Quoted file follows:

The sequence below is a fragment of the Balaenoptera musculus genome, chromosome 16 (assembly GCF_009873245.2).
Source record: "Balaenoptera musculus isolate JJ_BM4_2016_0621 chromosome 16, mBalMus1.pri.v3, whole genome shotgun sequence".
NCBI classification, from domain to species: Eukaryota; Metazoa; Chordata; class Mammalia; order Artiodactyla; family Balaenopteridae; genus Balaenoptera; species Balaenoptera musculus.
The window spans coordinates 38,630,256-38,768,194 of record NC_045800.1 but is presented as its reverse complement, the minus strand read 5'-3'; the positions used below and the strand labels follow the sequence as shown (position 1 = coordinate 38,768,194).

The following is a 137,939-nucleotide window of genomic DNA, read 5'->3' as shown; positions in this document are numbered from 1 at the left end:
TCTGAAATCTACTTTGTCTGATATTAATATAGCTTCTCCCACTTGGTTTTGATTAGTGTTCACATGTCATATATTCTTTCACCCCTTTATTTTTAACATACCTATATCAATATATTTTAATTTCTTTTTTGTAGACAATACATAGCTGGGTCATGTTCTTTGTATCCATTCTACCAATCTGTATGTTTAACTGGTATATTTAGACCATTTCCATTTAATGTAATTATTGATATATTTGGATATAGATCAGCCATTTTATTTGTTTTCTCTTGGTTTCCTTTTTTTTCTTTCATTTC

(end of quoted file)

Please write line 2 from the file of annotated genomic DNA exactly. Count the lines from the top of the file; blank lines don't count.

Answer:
Source record: "Balaenoptera musculus isolate JJ_BM4_2016_0621 chromosome 16, mBalMus1.pri.v3, whole genome shotgun sequence".